Friday, August 31, 2007

Who's right when it comes to version control?

There's been a bit of discussion about who's tools can piss the furthest...I mean, who's tool is the better version control tool. The discussion is mainly between Subversion and Git and which method is right. Subversion relies on a centralized repository. Git is a distributed system.

So, which is better? I say both are good.

Here's my thinking. First, it depends on the organization which fits in better with their business model. A distributed system may not be what the organization wants. Second, they're both good tools, though neither is perfect. Git is better than Subversion for things like branching and merging, however I really like Subversion's diff algorithm and the fact it stores diff's instead of snapshots. Git also doesn't have a hoard of annoying little hidden subdirectories strewn throughout your directory structure. However, Subversion has several good GUI tools that make it much easier for people to use, assuming they're not willing to use the command line. TortoiseSVN is a great tools for Windows users.

I've used both and I like both. Git, I think, is a bit easier to use, but there's nothing wrong with Subversion. In the end, it's what works best for you.

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More LaTeX goodness

Yeah, I'm boring, but I figured I'd pass along some tidbits. Most of my technical goodies I discover or do at work, which really limits what I can blog about. However, this one I can.

You see, I don't like MS Word, just like lord knows how many people. So, when I had to do some documentation recently, like documenting potential requirements or documenting some design ideas, I decided not to use it. They way I figure it, it won't go to a customer, so why should I bother? Besides, I seem to get it done faster in gVim and I want to get some practice for when I really decide to use it.

Overall, I must say it worked well. Images are included very easily. Just needed some tweaking to get the sizes right and all is good. I even got one image to sit on the right-hand side of the document with the text wrapping around it. No fighting or anything. It just works. Sweet!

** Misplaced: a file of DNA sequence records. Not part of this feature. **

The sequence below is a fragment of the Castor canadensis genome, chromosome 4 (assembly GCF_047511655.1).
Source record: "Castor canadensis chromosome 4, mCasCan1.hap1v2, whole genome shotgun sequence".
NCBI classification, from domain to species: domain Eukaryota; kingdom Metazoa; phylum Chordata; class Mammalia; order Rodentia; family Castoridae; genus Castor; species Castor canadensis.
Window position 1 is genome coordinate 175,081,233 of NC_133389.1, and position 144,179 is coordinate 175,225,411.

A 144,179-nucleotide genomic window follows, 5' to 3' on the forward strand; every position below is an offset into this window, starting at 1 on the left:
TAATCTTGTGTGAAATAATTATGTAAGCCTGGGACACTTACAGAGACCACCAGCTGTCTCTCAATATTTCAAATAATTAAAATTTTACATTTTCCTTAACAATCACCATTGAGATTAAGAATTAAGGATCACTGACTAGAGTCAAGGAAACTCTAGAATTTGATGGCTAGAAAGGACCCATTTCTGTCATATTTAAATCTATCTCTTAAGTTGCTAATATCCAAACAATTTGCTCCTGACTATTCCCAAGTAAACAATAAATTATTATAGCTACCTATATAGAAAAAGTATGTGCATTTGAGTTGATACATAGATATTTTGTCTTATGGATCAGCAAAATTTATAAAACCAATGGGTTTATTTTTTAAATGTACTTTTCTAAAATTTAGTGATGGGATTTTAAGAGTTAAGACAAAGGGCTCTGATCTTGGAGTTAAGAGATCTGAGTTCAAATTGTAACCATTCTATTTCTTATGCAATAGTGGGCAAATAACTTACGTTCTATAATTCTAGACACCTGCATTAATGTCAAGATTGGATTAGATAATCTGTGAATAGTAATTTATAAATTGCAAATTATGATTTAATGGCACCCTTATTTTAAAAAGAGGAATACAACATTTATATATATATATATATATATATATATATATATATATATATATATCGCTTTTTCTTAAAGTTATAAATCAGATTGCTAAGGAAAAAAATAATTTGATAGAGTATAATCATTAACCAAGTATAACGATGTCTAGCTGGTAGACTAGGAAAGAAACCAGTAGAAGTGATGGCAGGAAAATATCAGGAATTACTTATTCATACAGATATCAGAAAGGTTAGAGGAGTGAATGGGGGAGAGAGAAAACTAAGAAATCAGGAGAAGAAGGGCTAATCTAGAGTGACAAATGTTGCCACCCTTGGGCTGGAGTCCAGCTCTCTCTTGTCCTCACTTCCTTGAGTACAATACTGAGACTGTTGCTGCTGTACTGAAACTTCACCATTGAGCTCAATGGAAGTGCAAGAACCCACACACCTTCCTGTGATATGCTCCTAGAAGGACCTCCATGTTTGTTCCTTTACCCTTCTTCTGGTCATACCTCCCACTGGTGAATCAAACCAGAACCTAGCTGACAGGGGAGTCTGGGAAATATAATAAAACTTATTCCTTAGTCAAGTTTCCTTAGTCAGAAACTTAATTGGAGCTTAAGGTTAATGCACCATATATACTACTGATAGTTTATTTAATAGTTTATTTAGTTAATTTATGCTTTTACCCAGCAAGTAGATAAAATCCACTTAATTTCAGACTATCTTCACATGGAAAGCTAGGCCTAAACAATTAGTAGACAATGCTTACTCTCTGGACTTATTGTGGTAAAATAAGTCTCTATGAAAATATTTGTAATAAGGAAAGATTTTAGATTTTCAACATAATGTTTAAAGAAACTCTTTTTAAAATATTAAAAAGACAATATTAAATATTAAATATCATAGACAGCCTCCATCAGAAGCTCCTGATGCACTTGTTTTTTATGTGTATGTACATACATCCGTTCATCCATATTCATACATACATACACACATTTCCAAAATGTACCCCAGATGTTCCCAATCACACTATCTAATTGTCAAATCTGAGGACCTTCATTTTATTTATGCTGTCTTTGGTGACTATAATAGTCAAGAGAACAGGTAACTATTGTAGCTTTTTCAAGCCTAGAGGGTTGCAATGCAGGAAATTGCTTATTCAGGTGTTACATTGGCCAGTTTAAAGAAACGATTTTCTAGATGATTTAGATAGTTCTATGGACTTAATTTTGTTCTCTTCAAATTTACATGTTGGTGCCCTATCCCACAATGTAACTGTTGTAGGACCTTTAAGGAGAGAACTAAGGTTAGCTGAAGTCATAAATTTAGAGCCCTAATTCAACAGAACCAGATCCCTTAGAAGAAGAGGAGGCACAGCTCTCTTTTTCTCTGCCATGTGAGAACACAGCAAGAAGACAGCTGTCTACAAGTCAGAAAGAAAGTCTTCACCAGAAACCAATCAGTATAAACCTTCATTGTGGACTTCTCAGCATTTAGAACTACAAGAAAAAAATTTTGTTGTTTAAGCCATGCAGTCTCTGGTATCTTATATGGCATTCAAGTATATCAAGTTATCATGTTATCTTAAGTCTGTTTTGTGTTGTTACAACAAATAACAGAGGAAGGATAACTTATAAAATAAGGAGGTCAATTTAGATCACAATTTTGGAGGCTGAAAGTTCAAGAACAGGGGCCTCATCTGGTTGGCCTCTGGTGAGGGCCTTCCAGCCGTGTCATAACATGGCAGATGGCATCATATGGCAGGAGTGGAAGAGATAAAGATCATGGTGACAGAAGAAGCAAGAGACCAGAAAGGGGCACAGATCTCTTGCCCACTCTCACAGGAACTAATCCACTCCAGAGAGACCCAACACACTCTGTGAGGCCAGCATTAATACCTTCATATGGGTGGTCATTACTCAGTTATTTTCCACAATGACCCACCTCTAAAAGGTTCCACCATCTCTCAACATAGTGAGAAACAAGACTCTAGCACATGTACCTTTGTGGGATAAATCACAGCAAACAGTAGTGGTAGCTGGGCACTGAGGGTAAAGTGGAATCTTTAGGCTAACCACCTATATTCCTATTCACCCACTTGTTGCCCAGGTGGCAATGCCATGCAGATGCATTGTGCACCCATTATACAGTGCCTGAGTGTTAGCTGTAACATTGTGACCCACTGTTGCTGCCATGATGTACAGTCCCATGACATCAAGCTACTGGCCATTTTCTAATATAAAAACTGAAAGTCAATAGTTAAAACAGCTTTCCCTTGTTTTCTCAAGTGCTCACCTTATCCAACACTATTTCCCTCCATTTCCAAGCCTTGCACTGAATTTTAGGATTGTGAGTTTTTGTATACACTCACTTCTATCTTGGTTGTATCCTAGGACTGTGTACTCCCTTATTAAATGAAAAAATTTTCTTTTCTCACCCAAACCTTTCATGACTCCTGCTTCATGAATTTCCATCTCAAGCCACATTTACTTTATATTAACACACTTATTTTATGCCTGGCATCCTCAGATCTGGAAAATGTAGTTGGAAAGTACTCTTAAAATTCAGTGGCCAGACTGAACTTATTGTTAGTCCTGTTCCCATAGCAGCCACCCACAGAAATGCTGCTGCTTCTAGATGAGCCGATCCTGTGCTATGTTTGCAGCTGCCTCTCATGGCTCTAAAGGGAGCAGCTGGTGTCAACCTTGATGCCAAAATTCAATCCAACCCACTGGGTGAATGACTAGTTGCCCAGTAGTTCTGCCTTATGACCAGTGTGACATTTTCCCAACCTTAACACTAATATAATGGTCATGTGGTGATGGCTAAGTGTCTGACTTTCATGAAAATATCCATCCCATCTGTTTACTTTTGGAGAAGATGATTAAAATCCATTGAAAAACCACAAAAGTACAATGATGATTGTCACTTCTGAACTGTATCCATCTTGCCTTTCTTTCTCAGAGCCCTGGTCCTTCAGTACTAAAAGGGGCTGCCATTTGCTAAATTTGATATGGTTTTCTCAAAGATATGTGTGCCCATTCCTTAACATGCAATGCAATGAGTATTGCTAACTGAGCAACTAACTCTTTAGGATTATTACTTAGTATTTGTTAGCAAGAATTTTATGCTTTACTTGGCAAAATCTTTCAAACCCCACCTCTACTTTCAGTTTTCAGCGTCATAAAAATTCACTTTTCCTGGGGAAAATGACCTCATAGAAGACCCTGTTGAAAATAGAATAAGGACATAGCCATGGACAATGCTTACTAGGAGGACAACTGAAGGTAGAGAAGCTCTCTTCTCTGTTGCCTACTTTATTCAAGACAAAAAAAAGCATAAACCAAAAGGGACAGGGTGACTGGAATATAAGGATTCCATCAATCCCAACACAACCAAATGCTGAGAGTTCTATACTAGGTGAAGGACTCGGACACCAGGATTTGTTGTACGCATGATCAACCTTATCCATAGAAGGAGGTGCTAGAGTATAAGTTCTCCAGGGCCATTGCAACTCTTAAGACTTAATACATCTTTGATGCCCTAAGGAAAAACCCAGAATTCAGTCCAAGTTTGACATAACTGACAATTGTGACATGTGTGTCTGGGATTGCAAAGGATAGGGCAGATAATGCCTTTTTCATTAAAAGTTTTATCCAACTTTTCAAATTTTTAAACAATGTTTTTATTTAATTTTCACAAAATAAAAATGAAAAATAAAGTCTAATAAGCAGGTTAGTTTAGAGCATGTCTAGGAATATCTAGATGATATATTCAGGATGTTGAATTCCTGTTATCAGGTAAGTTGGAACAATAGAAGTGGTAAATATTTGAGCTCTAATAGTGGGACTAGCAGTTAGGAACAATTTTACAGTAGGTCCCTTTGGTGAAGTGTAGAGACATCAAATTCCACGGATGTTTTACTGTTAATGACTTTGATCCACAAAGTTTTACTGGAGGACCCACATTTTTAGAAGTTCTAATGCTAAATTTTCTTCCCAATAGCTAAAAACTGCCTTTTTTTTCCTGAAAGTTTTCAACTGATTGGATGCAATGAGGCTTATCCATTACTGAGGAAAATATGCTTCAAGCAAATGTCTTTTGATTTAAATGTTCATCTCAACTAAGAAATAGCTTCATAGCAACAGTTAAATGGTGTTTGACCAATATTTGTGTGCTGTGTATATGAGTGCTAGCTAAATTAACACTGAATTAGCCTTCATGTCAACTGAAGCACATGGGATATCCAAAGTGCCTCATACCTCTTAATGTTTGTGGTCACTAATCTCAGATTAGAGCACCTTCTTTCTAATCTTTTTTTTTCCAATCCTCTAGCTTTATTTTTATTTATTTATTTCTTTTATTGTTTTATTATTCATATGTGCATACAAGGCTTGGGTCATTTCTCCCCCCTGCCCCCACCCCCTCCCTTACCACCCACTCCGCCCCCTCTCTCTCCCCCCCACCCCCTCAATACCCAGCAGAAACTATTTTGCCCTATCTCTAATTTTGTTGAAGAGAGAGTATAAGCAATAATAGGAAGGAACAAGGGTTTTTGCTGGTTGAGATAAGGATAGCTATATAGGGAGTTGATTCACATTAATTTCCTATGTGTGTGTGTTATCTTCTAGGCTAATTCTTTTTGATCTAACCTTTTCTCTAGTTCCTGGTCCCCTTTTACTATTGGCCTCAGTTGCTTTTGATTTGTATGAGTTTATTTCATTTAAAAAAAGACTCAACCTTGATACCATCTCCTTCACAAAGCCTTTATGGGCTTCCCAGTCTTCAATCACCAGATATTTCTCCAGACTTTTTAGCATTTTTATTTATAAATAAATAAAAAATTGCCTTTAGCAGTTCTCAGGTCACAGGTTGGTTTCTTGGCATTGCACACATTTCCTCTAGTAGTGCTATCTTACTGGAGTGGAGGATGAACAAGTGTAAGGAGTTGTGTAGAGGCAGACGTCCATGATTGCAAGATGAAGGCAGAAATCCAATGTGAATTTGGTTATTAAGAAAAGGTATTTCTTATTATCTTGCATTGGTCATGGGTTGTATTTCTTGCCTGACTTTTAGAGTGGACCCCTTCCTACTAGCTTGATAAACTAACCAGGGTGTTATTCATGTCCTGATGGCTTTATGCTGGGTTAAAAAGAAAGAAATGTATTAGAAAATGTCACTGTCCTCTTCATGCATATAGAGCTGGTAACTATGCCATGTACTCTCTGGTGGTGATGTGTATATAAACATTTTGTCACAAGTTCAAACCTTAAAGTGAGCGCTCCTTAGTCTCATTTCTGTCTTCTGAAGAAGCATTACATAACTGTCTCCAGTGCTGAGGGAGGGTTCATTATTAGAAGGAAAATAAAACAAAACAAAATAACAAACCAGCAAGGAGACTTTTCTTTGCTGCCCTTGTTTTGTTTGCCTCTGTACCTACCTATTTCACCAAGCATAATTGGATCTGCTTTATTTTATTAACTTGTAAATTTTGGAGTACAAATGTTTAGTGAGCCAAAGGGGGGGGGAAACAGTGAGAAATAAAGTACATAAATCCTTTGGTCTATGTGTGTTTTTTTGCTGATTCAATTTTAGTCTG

Now, I did several documents recently using LaTeX, one was an outline that I felt would be better to do on a computer than paper: easier to reorganize. Today however, I was documenting some potential requirements. Nothing big. I figured I'd do it as a table and when done, get it into an RTF Document and finally a Word document. Needless to say, it was pretty damn easy. The only trouble I came across was that the one table I created was pretty long. Turns out there's a package that comes with MiKTeX, and maybe regular LaTeX, called longtable that handles that. Here's a link:

The only other thing I did was I found a LaTeX class that makes a document look like it was formatted in Word. I can't remember the name of it. I think it was wordstyle, but I can't remember.

The result was pretty good. I had to adjust some margins and the table cell widths. The only real bug was that the LaTeX to RTF tool didn't understand the longtable package, so I ended up having the header displayed twice. Whoopee. I deleted the one row and went on my merry way.

This will be strange to say, but I enjoyed the experience. This either means that I really like working with LaTeX or I'm just that bored at work. Either way, it seems much easier and nicer to work on documents in gVim than MS Word or even, which is relatively sane.

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Friday, August 10, 2007

Data mining done right.

This is fantastic. Law enforcement actually doing data mining properly and with good results.

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Tuesday, August 07, 2007

What version control systems are missing

Sorry again for the long delays...meant to blog earlier and then went on vacation.

Anyway, I've been looking into different version control systems lately and I find that there are two things missing. First is a way to make them more reliable. Second is a way to make them perform better when dealing with a central repository.

To address the first, when you have a version control system, you typically have either a central server, like Subversion or CVS, or you have a series of distributed nodes, like git or Bazaar. What happens if the central server or a node goes down irrecoverably? One answer is to go back to a backup, which may not have all of the recent changes.

To address the second, which may not be as big of an issue, there is the possibility that you may have a very busy server. For example, the git repository that stores the entire Linux kernel. Granted, most likely it will be primarily reads, but that can still slow things down.

Replication I think would help both of these, especially for centralized servers or nodes where a lot of changes occur. The small solution would be to use Oracle's BerkeleyDB, which supports replication and is very light weight. Also, though this is less practical for distributed systems, you could build the system on top of a relational database, such as MySQL. Then, you can get both replication and clustering.

The main reason I'm thinking this way is that by using a back-end like BerkeleyDB or MySQL, you don't have to deal with many of the low-level issues. Also, they have the built-in technologies to allow for faster recovery. To me, this can be very important in a corporate or open-source environment.

Food for thought.